MEPs representing all of the major groups in the European Parliament have called on the European Commission to end trade restrictions on Chinese solar products.

There are currently anti-dumping and anti-subsidy duties applied on cells and modules from China unless the manufacturer in question agrees to and respects a minimum import price (MIP) and an annual quota.

Swedish MEP Christofer Fjellner, of the centre-right European People’s Party group, organised the letter.

“Free trade and the environment go hand in hand,” he said. “With the EU's very ambitious climate targets, EU trade policy should do everything it can to help reach those goals. But by restricting free trade and imposing a high minimum import price on solar panels, we are making it more difficult for ordinary citizens and businesses to do their part in reducing carbon emissions. That's why I hope the commission will keep its promise to abolish anti-dumping duties and the minimum import price in December.”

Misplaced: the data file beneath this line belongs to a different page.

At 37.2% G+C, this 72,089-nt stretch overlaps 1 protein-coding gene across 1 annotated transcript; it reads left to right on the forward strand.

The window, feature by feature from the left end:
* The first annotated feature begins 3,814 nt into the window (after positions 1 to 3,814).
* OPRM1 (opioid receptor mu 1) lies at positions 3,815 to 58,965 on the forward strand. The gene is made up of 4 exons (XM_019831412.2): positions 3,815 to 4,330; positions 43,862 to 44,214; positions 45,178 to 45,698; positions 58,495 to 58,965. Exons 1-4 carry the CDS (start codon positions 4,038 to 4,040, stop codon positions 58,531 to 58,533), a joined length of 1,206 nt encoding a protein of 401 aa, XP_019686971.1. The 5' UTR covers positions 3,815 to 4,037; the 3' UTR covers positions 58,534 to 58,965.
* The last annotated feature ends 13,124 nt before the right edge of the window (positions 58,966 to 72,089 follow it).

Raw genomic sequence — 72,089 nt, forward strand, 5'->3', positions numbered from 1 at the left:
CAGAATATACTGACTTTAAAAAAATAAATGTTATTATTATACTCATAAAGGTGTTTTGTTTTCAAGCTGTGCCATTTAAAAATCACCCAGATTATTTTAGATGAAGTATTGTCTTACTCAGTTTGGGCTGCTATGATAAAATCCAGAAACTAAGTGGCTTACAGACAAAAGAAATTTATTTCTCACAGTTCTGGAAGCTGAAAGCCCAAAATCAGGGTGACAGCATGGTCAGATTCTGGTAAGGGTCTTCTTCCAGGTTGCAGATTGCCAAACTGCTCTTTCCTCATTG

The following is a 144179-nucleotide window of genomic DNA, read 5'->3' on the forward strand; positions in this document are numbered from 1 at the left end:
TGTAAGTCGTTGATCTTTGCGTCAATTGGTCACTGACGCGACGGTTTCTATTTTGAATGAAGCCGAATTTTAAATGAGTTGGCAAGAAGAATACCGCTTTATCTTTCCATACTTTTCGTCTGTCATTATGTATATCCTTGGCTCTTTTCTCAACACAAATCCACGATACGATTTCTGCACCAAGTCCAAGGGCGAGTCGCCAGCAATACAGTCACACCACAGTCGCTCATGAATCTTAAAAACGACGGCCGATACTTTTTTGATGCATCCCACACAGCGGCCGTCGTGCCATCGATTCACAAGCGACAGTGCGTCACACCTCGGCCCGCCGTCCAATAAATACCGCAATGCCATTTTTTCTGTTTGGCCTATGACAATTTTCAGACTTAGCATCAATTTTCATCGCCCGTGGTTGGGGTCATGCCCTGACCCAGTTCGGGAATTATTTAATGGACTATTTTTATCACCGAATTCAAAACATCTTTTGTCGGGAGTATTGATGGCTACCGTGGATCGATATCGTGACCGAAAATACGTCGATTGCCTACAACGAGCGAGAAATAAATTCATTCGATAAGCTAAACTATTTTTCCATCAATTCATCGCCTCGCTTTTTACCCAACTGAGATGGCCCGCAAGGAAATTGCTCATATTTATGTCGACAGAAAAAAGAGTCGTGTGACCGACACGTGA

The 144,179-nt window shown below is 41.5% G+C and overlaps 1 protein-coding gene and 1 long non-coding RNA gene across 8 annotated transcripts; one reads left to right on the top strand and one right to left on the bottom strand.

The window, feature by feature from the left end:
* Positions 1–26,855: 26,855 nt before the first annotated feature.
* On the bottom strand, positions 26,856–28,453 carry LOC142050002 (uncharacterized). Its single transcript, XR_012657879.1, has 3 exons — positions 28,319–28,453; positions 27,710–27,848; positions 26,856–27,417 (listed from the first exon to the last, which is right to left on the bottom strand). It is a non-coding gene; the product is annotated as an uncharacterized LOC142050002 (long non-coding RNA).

The trade tariffs began in December 2013 for a two-year period. The commission is currently investigating whether to extend the duties or to end them. It is assumed that the price undertaking agreement, and with it the MIP, that was negotiated by the commission and the Chinese government would remain in place if duties are extended.

The letter argues that by removing the MIP and other restrictions, solar deployment, and the number of associated jobs in Europe, would both increase.

The letter, signed by 14 MEPs argues that all parts of the solar value chain, including manufacturing will benefit from the removal of the trade defence measures. They were imposed after the Commission found evidence of unfair subsidies and dumping practices among Chinese importers.

The MIP is of particular interest for the UK market given proposals to cut the feed-in tariff by 87%. Removing the MIP would feasibly lead to a reduction in the price of installations, allowing installers to drive higher margins.

Energy secretary Amber Rudd said during an oral and topical questions session in the House of Commons last month that the MIP remained on her department's radar, while the Renewable Energy Association noted that a removal of the MIP could help solar transition towards grid parity.